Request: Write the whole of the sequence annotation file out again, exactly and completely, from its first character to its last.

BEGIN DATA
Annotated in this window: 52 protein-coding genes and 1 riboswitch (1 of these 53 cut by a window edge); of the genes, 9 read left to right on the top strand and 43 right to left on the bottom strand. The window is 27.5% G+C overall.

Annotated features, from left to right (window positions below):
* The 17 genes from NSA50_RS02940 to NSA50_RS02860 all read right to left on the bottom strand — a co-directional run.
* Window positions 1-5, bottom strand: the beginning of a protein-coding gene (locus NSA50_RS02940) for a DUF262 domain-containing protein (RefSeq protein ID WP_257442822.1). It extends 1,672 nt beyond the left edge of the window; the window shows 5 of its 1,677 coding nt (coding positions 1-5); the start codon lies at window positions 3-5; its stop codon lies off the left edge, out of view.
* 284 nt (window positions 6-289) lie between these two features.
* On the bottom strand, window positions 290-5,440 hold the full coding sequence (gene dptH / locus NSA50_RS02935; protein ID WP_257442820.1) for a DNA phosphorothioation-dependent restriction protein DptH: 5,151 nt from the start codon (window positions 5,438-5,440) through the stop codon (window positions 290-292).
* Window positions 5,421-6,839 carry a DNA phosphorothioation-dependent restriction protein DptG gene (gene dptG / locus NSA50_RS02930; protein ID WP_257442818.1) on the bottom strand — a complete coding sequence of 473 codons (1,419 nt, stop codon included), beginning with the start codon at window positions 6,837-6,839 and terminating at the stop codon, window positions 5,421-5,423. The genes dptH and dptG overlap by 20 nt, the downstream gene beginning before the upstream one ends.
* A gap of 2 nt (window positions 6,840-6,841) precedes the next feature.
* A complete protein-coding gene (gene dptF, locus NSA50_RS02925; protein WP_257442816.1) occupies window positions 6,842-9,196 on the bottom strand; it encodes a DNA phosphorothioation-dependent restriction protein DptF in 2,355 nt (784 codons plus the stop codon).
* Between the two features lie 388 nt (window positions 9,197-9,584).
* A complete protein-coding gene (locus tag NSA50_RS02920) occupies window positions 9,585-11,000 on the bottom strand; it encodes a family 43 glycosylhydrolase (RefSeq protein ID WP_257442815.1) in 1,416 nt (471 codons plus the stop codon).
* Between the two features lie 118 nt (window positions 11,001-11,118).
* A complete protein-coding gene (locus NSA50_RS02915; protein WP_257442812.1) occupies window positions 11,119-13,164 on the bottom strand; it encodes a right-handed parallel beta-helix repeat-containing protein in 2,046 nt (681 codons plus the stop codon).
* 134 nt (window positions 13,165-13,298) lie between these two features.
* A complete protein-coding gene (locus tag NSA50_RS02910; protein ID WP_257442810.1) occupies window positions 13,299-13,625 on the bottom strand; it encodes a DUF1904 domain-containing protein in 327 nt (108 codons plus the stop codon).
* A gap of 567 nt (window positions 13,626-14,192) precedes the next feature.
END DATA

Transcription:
Annotated in this window: 52 protein-coding genes and 1 riboswitch (1 of these 53 cut by a window edge); of the genes, 9 read left to right on the top strand and 43 right to left on the bottom strand. The window is 27.5% G+C overall.

Annotated features, from left to right (window positions below):
* The 17 genes from NSA50_RS02940 to NSA50_RS02860 all read right to left on the bottom strand — a co-directional run.
* Window positions 1-5, bottom strand: the beginning of a protein-coding gene (locus NSA50_RS02940) for a DUF262 domain-containing protein (RefSeq protein ID WP_257442822.1). It extends 1,672 nt beyond the left edge of the window; the window shows 5 of its 1,677 coding nt (coding positions 1-5); the start codon lies at window positions 3-5; its stop codon lies off the left edge, out of view.
* 284 nt (window positions 6-289) lie between these two features.
* On the bottom strand, window positions 290-5,440 hold the full coding sequence (gene dptH / locus NSA50_RS02935; protein ID WP_257442820.1) for a DNA phosphorothioation-dependent restriction protein DptH: 5,151 nt from the start codon (window positions 5,438-5,440) through the stop codon (window positions 290-292).
* Window positions 5,421-6,839 carry a DNA phosphorothioation-dependent restriction protein DptG gene (gene dptG / locus NSA50_RS02930; protein ID WP_257442818.1) on the bottom strand — a complete coding sequence of 473 codons (1,419 nt, stop codon included), beginning with the start codon at window positions 6,837-6,839 and terminating at the stop codon, window positions 5,421-5,423. The genes dptH and dptG overlap by 20 nt, the downstream gene beginning before the upstream one ends.
* A gap of 2 nt (window positions 6,840-6,841) precedes the next feature.
* A complete protein-coding gene (gene dptF, locus NSA50_RS02925; protein WP_257442816.1) occupies window positions 6,842-9,196 on the bottom strand; it encodes a DNA phosphorothioation-dependent restriction protein DptF in 2,355 nt (784 codons plus the stop codon).
* Between the two features lie 388 nt (window positions 9,197-9,584).
* A complete protein-coding gene (locus tag NSA50_RS02920) occupies window positions 9,585-11,000 on the bottom strand; it encodes a family 43 glycosylhydrolase (RefSeq protein ID WP_257442815.1) in 1,416 nt (471 codons plus the stop codon).
* Between the two features lie 118 nt (window positions 11,001-11,118).
* A complete protein-coding gene (locus NSA50_RS02915; protein WP_257442812.1) occupies window positions 11,119-13,164 on the bottom strand; it encodes a right-handed parallel beta-helix repeat-containing protein in 2,046 nt (681 codons plus the stop codon).
* 134 nt (window positions 13,165-13,298) lie between these two features.
* A complete protein-coding gene (locus tag NSA50_RS02910; protein ID WP_257442810.1) occupies window positions 13,299-13,625 on the bottom strand; it encodes a DUF1904 domain-containing protein in 327 nt (108 codons plus the stop codon).
* A gap of 567 nt (window positions 13,626-14,192) precedes the next feature.